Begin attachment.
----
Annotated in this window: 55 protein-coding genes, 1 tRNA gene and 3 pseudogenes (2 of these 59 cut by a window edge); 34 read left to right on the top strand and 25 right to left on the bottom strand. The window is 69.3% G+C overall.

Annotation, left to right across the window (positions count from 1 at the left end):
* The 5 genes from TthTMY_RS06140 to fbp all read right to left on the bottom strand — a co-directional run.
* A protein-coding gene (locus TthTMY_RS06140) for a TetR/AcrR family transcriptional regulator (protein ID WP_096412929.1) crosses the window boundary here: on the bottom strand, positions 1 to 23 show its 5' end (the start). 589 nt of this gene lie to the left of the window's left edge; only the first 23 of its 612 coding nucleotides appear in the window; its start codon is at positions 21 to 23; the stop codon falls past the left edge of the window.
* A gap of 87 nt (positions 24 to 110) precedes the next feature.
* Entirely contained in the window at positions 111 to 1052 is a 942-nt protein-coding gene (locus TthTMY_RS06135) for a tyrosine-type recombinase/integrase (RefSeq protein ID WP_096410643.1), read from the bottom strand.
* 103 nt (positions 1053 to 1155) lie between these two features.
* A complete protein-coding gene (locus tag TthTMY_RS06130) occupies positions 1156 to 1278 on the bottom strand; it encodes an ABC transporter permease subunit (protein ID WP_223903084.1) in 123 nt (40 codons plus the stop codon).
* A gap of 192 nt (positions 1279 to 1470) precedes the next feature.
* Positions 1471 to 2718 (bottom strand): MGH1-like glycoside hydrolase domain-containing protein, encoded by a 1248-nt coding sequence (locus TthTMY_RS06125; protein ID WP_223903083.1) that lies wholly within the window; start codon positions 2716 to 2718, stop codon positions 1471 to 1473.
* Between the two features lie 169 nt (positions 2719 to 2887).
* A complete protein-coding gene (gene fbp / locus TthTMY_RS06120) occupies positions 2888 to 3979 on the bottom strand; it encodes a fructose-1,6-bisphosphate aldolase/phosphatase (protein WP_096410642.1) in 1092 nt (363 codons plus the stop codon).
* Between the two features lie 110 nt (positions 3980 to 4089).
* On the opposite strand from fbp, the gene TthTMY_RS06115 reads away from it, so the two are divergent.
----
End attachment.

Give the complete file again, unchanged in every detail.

Annotated in this window: 55 protein-coding genes, 1 tRNA gene and 3 pseudogenes (2 of these 59 cut by a window edge); 34 read left to right on the top strand and 25 right to left on the bottom strand. The window is 69.3% G+C overall.

Annotation, left to right across the window (positions count from 1 at the left end):
* The 5 genes from TthTMY_RS06140 to fbp all read right to left on the bottom strand — a co-directional run.
* A protein-coding gene (locus TthTMY_RS06140) for a TetR/AcrR family transcriptional regulator (protein ID WP_096412929.1) crosses the window boundary here: on the bottom strand, positions 1 to 23 show its 5' end (the start). 589 nt of this gene lie to the left of the window's left edge; only the first 23 of its 612 coding nucleotides appear in the window; its start codon is at positions 21 to 23; the stop codon falls past the left edge of the window.
* A gap of 87 nt (positions 24 to 110) precedes the next feature.
* Entirely contained in the window at positions 111 to 1052 is a 942-nt protein-coding gene (locus TthTMY_RS06135) for a tyrosine-type recombinase/integrase (RefSeq protein ID WP_096410643.1), read from the bottom strand.
* 103 nt (positions 1053 to 1155) lie between these two features.
* A complete protein-coding gene (locus tag TthTMY_RS06130) occupies positions 1156 to 1278 on the bottom strand; it encodes an ABC transporter permease subunit (protein ID WP_223903084.1) in 123 nt (40 codons plus the stop codon).
* A gap of 192 nt (positions 1279 to 1470) precedes the next feature.
* Positions 1471 to 2718 (bottom strand): MGH1-like glycoside hydrolase domain-containing protein, encoded by a 1248-nt coding sequence (locus TthTMY_RS06125; protein ID WP_223903083.1) that lies wholly within the window; start codon positions 2716 to 2718, stop codon positions 1471 to 1473.
* Between the two features lie 169 nt (positions 2719 to 2887).
* A complete protein-coding gene (gene fbp / locus TthTMY_RS06120) occupies positions 2888 to 3979 on the bottom strand; it encodes a fructose-1,6-bisphosphate aldolase/phosphatase (protein WP_096410642.1) in 1092 nt (363 codons plus the stop codon).
* Between the two features lie 110 nt (positions 3980 to 4089).
* On the opposite strand from fbp, the gene TthTMY_RS06115 reads away from it, so the two are divergent.